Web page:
Tuesday, October 12, 2010

When Vampires Didn't Suck (as such)

Last evening I finished doing something that I have wanted to do for many years. Every October, I tell myself I really ought to re-read Dracula, seeing as I was a high school freshman the one and only time I read it. It affected me powerfully then, bringing vivid dreams and (I must confess) the very brief but memorable placing of garlic in my bedroom window.
It still packs quite the punch, though I haven't busted out with any garlic (yet!).
Stoker did an amazing job of weaving this complex tale through the first person point of view of numerous different people from different classes, sexes, and nationalities, in a very convincing way. I admired the novel from a technical as well as an entertainment standpoint, and though the Victorian prose sometimes got a bit thick, it was much more fast-paced and accessible than I remembered.
Movies have never gotten the Count just right, but for my money, the BBC's Count Dracula got the closest. My brother and I were such fans of this version we made an audio cassette recording of it when it re-played on PBS in the pre-VCR year (for us anyway) year of 1979. The cast was great, Louis Jourdan brought a suave yet decayed European elegance to the Count, and the true star of the show, Van Helsing, was played to absolute perfection by Frank Finlay. The haunting theme music performed the sublime miracle of capturing everything about Dracula: it was haunting, powerful, menacing, hypnotic, yearning, malevolent,...sad. Amazing.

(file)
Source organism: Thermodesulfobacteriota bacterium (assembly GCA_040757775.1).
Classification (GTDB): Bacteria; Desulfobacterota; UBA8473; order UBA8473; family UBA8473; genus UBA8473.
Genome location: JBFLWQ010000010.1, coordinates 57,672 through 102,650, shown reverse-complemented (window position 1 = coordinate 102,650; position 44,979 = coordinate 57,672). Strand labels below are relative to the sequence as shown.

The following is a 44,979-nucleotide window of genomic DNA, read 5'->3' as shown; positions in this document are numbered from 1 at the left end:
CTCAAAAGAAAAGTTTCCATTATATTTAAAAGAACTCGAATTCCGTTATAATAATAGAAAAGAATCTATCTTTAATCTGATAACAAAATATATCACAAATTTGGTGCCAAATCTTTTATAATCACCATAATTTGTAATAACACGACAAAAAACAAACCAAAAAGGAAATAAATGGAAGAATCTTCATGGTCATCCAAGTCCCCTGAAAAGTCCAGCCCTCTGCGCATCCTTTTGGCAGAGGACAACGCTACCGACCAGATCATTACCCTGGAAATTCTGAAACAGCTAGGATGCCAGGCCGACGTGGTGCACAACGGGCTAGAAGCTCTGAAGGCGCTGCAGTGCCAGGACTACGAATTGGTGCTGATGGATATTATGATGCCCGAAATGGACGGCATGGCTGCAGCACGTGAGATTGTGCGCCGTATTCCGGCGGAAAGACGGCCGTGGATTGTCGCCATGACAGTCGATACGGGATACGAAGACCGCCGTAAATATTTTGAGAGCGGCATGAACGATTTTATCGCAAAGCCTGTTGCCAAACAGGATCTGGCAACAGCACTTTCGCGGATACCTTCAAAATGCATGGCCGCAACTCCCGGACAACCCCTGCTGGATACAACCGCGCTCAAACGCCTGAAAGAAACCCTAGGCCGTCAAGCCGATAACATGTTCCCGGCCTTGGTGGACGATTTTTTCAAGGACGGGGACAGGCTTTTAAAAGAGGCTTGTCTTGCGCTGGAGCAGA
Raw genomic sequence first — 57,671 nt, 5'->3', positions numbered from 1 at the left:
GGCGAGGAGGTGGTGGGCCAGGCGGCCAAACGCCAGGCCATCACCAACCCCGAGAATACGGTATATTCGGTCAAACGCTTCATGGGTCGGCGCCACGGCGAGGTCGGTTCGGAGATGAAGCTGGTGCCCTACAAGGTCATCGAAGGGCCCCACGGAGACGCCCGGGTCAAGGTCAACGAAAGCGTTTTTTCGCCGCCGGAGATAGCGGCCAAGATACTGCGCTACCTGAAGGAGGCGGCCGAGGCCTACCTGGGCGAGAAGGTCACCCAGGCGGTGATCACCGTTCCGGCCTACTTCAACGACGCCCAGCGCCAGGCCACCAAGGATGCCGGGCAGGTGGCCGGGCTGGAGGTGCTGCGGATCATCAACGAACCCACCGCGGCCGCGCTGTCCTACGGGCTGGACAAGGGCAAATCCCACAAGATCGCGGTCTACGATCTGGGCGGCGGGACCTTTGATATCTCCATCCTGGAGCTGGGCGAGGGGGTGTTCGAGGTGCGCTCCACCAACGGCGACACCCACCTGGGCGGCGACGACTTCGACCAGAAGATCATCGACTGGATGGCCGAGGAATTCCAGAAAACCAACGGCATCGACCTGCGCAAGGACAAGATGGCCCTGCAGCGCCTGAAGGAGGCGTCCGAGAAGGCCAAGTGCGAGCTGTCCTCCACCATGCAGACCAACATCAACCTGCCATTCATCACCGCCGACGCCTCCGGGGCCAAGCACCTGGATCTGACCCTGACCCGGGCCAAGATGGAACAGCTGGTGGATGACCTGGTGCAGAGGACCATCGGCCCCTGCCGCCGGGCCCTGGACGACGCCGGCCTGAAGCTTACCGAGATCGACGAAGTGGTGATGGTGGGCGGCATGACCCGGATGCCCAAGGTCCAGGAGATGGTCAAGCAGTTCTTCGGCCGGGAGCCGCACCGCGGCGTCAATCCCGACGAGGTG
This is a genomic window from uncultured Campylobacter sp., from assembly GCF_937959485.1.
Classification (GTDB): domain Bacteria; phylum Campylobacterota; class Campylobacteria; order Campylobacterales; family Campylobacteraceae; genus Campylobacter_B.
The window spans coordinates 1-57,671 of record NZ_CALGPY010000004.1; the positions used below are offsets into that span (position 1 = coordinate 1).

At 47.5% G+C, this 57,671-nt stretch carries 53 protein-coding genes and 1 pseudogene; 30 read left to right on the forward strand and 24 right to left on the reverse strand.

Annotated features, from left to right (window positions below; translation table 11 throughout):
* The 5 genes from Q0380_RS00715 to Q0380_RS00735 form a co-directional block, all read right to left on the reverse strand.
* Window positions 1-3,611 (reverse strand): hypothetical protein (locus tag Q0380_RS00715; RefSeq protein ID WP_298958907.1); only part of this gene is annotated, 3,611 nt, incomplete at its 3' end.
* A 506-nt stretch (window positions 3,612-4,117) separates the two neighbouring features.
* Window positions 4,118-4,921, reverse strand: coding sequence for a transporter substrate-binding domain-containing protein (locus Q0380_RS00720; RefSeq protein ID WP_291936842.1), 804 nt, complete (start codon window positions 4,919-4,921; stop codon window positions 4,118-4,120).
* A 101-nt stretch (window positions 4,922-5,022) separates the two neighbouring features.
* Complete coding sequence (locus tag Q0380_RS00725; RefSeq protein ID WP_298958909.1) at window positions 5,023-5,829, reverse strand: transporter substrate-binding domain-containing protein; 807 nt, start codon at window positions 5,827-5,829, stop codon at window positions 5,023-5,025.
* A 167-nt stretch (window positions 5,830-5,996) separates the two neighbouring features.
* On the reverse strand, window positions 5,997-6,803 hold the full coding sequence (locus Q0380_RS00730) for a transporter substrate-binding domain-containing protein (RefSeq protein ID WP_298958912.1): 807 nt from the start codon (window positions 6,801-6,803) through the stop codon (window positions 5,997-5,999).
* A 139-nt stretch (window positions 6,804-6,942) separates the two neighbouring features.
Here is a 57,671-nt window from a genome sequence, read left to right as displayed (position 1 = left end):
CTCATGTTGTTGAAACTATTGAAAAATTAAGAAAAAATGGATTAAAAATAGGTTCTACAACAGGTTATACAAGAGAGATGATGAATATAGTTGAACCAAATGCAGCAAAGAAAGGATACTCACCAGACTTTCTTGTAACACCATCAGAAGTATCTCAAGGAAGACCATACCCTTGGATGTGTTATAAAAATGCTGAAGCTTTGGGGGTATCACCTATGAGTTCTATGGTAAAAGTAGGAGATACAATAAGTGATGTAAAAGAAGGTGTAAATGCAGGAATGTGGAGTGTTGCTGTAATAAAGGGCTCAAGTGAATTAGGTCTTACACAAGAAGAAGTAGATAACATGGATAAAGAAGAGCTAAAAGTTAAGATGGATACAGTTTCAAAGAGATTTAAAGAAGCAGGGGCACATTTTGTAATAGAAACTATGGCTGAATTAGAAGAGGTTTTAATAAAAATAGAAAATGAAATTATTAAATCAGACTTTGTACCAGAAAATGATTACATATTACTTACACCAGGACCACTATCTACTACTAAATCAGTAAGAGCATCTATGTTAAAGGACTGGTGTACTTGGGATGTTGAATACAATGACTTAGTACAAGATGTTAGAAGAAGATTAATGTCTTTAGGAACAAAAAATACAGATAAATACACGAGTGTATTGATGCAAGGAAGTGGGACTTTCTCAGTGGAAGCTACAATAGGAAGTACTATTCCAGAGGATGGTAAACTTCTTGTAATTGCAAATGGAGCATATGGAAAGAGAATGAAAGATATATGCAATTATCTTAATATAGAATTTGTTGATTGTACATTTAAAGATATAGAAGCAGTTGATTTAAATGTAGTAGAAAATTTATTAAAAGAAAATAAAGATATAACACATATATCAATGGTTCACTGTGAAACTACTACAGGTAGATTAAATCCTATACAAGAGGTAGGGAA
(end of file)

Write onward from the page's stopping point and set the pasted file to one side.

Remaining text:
I won't bore you with rants about how much vampire stuff mostly blows in this Twilight era. You know it and I know it. The modern twisting of the vampire myth to make the daemonic desirable is but one of the many illustrations existing in entertainment today that celebrates the spiritual degradation of the current zeitgeist. See The Monsters Among Us in my archive for more on that if you want.
If you haven't read Dracula, or read it a long time ago, do yourself a favor and enjoy it. If you have never seen The BBC's Count Dracula, track it down and see what I mean.
And keep the garlic handy!

Wednesday, October 6, 2010

The Dark Secret of Harvest Home

1978. The Golden Age of "made for TV " movies!

I haven't seen this movie since then, but I remember it well. Bette Davis' performance as the Widow Fortune was powerful scary. (She reminded me of Mrs. Tennyson, my 7th grade Reading teacher at that time!) Later, when I was in 10th grade I read the Thomas Tryon novel Harvest Home on which this mini-series was based, and really enjoyed it as well. The great combination of Fall/Harvest imagery and ancient/pagan ritual made for a very evocative seasonal impression, that has stuck with me for all these years.

I have waited for years for this movie to be released, it is available on DVD only in bootlegs; some old VHS copies are still floating around for sale. It is available for viewing on YouTube and I think I shall watch it there. ( Might not be the best quality, but hey, after 32 years, who cares?)

Tryon also wrote another good book, The Other, which also had a memorable movie made from it, about a little boy on a New England farm, who is haunted by the spirit of his less than innocent dead twin . Reading Tryon, Stephen King, and H.P. Lovecraft at this time convinced me that it was a very good thing that New England was on the other end of the country from me!